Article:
Bush calls for HHS tech increase
- By Dibya Sarkar
- Feb 02, 2004
Health and Human Services Department FY 2005 Budget
The Department of Health and Human Services would see a 4.4 percent boost, to $5.1 billion, in its information technology expenditures if the Bush administration's proposed budget for fiscal year 2005 is approved.
IT spending would be spread across agencies' more than 500 projects and programs, but there appear to be few major enhancements or new initiatives. Under the plan, the Centers for Medicare and Medicaid Services would get more than $2 billion in tech funds, much of it for the operating costs of the Medicaid Management Information System.
Also from the department's IT pool, the Centers for Disease Control and Prevention would get about $550 million, and the National Institutes of Health would get about $472 million.
CDC is continuing work on a Public Health Information Network, described as an electronic nervous system that would help monitor and maintain the public's health, and $140.5 million has been requested for that.
In 2005, NIH will begin to fully implement its medical research strategy, pursuing potentially significant initiatives during the next decade, which it started last year. The NIH Roadmap would allow the agency to better understand complex biological systems through new technologies, databases and other resources. It will encourage interdisciplinary research and public/private partnerships as well.
Not surprisingly, improving the public health infrastructure against bioterrorist attacks is a major priority with significant emphasis on technology to enhance surveillance and monitoring capabilities.
Last week, HHS, the Homeland Security and Agriculture departments announced a joint $274 million biosurveillance program involving the development of a new information-sharing network to track and analyze outbreaks, environmental monitoring, and the nation's food supply. CDC would get about $130 million of those funds under the proposal. "One of the areas where we've made our greatest achievements and face our greatest challenges is strengthening our public health infrastructure," said HHS Secretary Tommy Thompson in his budget briefing Feb. 2. "Including the 2005 budget request, we have spent or requested nearly $15 billion since Sept. 11, 2001, and that investment is showing tangible results."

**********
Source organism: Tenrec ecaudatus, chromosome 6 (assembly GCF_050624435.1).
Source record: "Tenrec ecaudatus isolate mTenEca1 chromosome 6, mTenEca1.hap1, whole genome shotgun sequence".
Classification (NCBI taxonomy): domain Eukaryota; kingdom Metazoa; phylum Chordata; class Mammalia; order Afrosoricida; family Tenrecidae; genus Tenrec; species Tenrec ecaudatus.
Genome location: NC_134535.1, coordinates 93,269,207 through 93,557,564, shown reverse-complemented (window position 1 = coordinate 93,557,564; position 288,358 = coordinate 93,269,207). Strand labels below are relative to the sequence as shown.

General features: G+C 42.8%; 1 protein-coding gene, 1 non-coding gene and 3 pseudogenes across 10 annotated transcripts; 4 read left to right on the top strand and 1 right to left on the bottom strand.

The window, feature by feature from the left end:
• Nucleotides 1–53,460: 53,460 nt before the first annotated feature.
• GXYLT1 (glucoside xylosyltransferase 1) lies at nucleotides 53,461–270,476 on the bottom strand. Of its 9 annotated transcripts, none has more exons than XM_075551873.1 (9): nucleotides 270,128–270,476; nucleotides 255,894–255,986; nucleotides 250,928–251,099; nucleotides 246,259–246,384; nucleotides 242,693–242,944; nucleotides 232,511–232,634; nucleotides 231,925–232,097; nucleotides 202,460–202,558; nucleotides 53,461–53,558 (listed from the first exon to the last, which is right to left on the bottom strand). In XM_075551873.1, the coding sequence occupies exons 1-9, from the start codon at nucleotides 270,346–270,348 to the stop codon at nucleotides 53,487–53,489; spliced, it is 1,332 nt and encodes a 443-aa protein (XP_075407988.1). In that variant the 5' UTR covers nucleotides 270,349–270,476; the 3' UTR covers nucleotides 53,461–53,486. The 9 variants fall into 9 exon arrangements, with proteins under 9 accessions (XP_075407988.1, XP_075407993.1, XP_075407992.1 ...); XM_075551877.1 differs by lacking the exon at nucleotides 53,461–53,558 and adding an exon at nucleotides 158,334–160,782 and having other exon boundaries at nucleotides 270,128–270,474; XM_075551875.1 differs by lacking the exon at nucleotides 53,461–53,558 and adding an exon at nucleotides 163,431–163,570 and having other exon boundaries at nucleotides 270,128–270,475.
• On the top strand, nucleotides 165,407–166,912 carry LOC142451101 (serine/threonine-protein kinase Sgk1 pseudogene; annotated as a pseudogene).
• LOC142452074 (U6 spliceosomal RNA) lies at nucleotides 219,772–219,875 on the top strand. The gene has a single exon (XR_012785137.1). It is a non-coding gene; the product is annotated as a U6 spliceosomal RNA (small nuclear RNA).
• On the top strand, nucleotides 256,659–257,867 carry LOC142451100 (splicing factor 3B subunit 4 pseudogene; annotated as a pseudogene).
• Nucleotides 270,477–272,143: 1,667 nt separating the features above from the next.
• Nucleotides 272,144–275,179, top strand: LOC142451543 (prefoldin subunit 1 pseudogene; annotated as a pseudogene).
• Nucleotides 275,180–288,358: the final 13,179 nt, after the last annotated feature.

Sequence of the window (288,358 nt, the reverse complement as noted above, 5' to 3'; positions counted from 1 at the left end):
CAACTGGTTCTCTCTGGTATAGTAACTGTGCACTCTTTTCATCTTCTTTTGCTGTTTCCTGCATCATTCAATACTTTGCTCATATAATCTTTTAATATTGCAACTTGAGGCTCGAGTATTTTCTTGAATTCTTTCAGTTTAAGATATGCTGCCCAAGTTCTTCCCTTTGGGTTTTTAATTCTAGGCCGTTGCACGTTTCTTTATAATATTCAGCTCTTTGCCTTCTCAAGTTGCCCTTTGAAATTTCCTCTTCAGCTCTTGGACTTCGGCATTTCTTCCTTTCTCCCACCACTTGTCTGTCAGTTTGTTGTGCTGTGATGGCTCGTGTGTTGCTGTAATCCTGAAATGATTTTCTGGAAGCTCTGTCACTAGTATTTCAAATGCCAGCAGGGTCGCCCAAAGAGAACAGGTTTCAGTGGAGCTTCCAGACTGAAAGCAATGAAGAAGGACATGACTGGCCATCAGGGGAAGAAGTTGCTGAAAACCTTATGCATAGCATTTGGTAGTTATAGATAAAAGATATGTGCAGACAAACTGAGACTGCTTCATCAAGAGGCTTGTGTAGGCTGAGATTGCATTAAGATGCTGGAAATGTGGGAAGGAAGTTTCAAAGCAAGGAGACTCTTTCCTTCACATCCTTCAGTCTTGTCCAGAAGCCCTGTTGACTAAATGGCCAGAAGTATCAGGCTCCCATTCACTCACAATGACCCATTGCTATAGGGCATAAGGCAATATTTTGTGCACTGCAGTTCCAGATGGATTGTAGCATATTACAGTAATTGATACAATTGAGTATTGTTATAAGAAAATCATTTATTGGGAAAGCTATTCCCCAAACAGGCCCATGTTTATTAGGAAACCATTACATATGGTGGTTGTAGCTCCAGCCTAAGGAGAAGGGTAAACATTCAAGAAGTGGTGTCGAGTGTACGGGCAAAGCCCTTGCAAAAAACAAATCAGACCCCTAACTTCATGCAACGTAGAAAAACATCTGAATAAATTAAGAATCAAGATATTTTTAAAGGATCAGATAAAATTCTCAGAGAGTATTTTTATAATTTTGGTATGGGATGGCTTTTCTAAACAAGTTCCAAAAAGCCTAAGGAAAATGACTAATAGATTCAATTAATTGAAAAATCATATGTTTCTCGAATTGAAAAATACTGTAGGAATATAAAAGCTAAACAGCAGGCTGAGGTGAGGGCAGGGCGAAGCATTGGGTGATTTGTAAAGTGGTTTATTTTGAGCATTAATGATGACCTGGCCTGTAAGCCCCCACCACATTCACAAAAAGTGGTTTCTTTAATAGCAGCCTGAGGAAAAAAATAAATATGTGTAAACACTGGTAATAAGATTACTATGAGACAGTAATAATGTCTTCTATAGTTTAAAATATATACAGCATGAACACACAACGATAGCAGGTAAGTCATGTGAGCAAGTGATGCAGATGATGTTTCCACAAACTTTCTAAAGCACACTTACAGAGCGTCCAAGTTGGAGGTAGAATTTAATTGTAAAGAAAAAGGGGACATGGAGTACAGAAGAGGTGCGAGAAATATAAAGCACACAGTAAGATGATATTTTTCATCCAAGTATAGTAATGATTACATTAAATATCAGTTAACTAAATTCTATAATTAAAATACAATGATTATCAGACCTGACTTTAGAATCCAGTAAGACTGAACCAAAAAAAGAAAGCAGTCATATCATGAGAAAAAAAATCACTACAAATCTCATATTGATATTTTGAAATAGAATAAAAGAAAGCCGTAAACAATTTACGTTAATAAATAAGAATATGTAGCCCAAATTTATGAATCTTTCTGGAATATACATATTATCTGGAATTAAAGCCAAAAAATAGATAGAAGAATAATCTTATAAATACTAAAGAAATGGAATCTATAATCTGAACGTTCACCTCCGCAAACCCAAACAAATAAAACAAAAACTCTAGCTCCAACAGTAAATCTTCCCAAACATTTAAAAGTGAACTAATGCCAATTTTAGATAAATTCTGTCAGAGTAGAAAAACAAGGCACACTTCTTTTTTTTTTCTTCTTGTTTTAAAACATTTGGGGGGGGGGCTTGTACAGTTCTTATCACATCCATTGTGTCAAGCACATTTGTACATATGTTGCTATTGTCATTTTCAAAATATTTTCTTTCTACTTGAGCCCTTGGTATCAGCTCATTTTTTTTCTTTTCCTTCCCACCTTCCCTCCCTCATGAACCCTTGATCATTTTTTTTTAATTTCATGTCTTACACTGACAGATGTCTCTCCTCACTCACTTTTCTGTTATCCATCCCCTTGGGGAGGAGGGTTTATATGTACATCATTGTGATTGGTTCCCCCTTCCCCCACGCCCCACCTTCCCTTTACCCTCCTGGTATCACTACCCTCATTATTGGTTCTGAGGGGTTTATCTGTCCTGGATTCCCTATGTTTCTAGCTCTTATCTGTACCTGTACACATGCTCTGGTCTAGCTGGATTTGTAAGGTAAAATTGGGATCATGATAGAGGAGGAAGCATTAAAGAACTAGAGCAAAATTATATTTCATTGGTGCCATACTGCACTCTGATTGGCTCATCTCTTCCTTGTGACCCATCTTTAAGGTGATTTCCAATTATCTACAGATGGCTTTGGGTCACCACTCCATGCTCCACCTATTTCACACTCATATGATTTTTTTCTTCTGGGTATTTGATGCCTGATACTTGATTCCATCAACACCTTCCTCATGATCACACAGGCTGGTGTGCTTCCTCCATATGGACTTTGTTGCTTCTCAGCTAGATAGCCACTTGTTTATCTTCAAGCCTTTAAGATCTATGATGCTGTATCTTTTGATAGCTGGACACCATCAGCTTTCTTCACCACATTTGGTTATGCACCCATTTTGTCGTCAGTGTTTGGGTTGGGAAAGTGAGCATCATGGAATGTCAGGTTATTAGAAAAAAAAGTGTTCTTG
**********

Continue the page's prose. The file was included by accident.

Other notable technology investments proposed include:
* $69 million, an increase of $4.5 million over fiscal 2004 in IT spending, to help the Indian Health Service enhance its nationwide Resource and Patient Management and National Patient Information Resource systems, and maintain its telecommunications infrastructure, among other things.
* $50 million of the Agency for Healthcare Research and Quality's proposed $84 million budget for patient safety research to help communities develop various systems, such as computerized physician order entry, monitoring of potential adverse drug events, automated medication dispensing and computerized reminder systems. About $24 million would help the agency work with others on a common Web interface for medical providers and a streamlined reporting system. The remaining $10 million would be used to develop clinical terminology and messaging standards.
* $50 million in new state and regional demonstration grants to test the feasibility of information exchange among health care organizations and other innovative IT projects to improve health care quality. Some funds will also be used to accelerate development of health data standards.
* $44 million for HHS to continue developing its unified financial management system.
Overall, the Bush administration is asking for a 2005 budget of $580 billion for HHS, an increase of $32 billion, or 6 percent, over the 2004 request. About $66 billion of the total is classified as discretionary spending; the remainder pays for entitlement programs such as Medicare.